Tuesday, 3 November 2015

Chocolate mayo cake (A Cornish Affair)

What is it with literary heroines who bolt from the church, leaving behind a bewildered groom and upset family?! It so happened that in a matter of weeks, I have read two books where main protagonists do just that. Whatever reason you have, it is irresponsible to run away when all the family and guests are waiting inside the church. Surely there could have been a better moment to call off the wedding?! Such selfish characters don't garner any sympathy from me.
Jude, an American fleeing her stilted-in-human-emotions family, finds herself in Cornwall. The actual move to Cornwall from the States to do a minor job of cataloguing a private library of books and academic papers sounds not very plausible. She starts an unenviable task of going through the clutter of papers and slowly falls in love with the house. Pengarrock is a crumbling manor house which hides great sadness and tragedies.
In some ways, the novel reminded me of Mary Stewart's Thornyhold, Rose Cottage and The Ivy Tree and her romantic heroines.
I have recently reviewed The Cornish House by Liz Fenwick, and A Cornish Affair is the 2nd book in the trilogy, very loosely connected to the 1st one. Between the two, I prefer the 2nd novel, though I did struggle a bit with motivations behind Jude's behaviour. We are all shaped by our past. Jude and her family are traumatised by the death of her older sister, and have lost all abilities to love and understand each other. They turn into opposites with mother being very pushy, and Jude a complete pushover, who cannot even choose her own wedding dress.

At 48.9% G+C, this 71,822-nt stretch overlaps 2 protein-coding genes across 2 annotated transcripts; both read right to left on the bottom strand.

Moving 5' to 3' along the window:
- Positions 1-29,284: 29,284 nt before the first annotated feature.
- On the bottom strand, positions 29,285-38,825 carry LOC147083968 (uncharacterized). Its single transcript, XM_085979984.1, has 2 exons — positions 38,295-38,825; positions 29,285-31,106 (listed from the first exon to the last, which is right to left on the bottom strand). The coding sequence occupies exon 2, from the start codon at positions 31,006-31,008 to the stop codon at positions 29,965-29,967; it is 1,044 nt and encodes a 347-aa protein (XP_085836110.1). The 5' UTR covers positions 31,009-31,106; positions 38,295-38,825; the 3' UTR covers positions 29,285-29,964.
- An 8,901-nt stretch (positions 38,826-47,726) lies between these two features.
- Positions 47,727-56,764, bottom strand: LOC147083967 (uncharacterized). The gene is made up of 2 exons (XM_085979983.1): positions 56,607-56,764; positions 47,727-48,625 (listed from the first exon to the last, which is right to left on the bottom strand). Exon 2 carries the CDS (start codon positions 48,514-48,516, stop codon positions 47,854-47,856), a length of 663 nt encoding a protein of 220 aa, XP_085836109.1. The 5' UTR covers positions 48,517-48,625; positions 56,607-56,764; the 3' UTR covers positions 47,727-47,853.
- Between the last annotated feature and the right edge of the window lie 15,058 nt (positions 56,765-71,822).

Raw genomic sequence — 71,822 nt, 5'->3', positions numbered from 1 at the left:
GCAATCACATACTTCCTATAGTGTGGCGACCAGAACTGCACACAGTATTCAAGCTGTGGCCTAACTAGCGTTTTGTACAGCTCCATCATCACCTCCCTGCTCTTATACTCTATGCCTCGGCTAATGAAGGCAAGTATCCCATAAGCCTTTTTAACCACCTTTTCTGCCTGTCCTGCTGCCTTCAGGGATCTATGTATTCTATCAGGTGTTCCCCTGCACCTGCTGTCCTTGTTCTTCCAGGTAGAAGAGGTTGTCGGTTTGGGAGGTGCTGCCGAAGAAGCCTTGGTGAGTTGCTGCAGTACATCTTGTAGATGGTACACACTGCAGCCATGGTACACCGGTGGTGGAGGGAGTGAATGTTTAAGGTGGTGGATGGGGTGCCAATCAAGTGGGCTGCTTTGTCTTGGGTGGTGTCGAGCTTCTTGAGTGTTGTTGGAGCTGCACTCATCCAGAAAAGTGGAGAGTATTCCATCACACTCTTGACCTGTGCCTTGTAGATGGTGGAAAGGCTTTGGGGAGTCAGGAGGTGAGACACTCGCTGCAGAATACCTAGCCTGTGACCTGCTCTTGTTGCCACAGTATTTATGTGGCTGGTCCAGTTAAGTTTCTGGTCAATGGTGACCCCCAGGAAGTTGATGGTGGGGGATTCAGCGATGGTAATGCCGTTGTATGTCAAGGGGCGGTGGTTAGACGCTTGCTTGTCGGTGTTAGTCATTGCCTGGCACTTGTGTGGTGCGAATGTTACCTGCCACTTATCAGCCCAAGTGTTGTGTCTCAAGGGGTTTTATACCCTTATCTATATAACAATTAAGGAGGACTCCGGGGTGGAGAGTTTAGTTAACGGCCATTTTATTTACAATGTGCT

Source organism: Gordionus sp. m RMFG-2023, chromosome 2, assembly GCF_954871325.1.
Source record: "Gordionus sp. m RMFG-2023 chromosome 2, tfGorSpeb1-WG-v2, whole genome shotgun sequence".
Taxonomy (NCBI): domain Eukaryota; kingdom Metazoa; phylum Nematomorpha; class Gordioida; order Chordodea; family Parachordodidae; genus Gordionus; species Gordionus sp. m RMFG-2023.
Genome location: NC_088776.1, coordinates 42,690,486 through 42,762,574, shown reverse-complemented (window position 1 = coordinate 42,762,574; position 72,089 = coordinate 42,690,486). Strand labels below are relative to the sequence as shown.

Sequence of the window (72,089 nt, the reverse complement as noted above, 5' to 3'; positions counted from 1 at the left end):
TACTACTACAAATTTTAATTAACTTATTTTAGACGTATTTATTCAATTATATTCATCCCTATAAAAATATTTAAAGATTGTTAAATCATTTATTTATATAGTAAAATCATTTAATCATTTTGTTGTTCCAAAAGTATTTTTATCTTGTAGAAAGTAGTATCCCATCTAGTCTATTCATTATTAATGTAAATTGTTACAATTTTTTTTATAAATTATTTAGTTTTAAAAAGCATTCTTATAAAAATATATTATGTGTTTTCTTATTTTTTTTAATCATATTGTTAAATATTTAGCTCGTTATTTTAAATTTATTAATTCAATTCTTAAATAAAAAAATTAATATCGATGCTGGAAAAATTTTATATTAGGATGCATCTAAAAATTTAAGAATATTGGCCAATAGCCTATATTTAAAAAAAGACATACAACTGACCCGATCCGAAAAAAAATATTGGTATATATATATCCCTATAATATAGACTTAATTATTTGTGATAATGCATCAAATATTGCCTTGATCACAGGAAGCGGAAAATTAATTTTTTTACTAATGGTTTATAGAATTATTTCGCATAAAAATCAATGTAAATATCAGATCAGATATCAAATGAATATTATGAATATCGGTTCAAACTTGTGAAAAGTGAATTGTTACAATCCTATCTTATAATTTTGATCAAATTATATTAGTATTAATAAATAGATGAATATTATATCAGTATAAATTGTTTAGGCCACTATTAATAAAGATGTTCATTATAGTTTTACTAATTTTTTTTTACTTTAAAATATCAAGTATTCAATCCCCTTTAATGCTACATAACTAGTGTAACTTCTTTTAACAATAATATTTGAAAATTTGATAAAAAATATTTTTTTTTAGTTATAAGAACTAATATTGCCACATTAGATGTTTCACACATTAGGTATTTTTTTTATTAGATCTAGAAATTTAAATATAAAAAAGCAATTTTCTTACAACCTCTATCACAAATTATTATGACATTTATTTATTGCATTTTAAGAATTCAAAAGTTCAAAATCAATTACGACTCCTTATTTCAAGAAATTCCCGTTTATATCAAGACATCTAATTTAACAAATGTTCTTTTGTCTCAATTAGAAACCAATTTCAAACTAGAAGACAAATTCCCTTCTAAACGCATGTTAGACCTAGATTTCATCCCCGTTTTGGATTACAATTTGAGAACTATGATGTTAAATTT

Once the story starts to unfold in the Cornish setting, it becomes much more interesting. I enjoyed all the descriptions of the landscapes and the old manor house.
The story of the lost family treasure was again quite convoluted.
Handsome men of the story leave me cold. It's not that I expect the main male character with whom our heroine falls in love to be a chubby bloke with a greasy combover and mismatched socks. But it's the second novel, where the main man is described as tasty, delicious, with tight fitting trousers which enhance their manly attractions. I have started the third novel in the trilogy, and can't wait to find out if the love interest is going to have a delicious ass as well. He probably will.

As usual, reading the novel, I kept an eye on food references. Crab salad didn't appeal to me, as I cooked a crab souffle for the first novel. Jude is celebrating her birthday, and the housekeeper bakes a chocolate cake for her.

"Helen was back on form and instead of mugs we were being treated to silver and china, with a beautiful sponge cake decorated with sugared violets.
"They look so pretty, it's almost a shame to eat them", I took a cup.
"It would be a sacrilege to cut that cake", Barbara picked up one pile of letters.
"Mind you, I'd be more worried if we didn't touch the cake. Have you encountered Helen when she's angry?" I sliced into the culinary work of art"

I didn't have any sugared violets at hand, so decided to decorate my chocolate cake with silver pearls. I don't know of any special Cornish chocolate cake, but thought Helen sounds quite old-fashioned, and would follow the well known recipes, like a chocolate cake made with Hellmann's mayo.
Incidentally I have recently repinned an old magazine cutting with the Hellmann's mayo cake, and it proved to be rather popular. I haven't tested that recipe, as I am not sure about skipping the eggs altogether and using so much mayo. I looked up another recipe with mayo and adapted Super Moist Chocolate Cake recipe, which appealed more to me. I drastically reduced the amount of sugar which was 1 and 2/3 cups, i.e. 350g, and added some extra flavours.

Chocolate mayo cake

3 medium eggs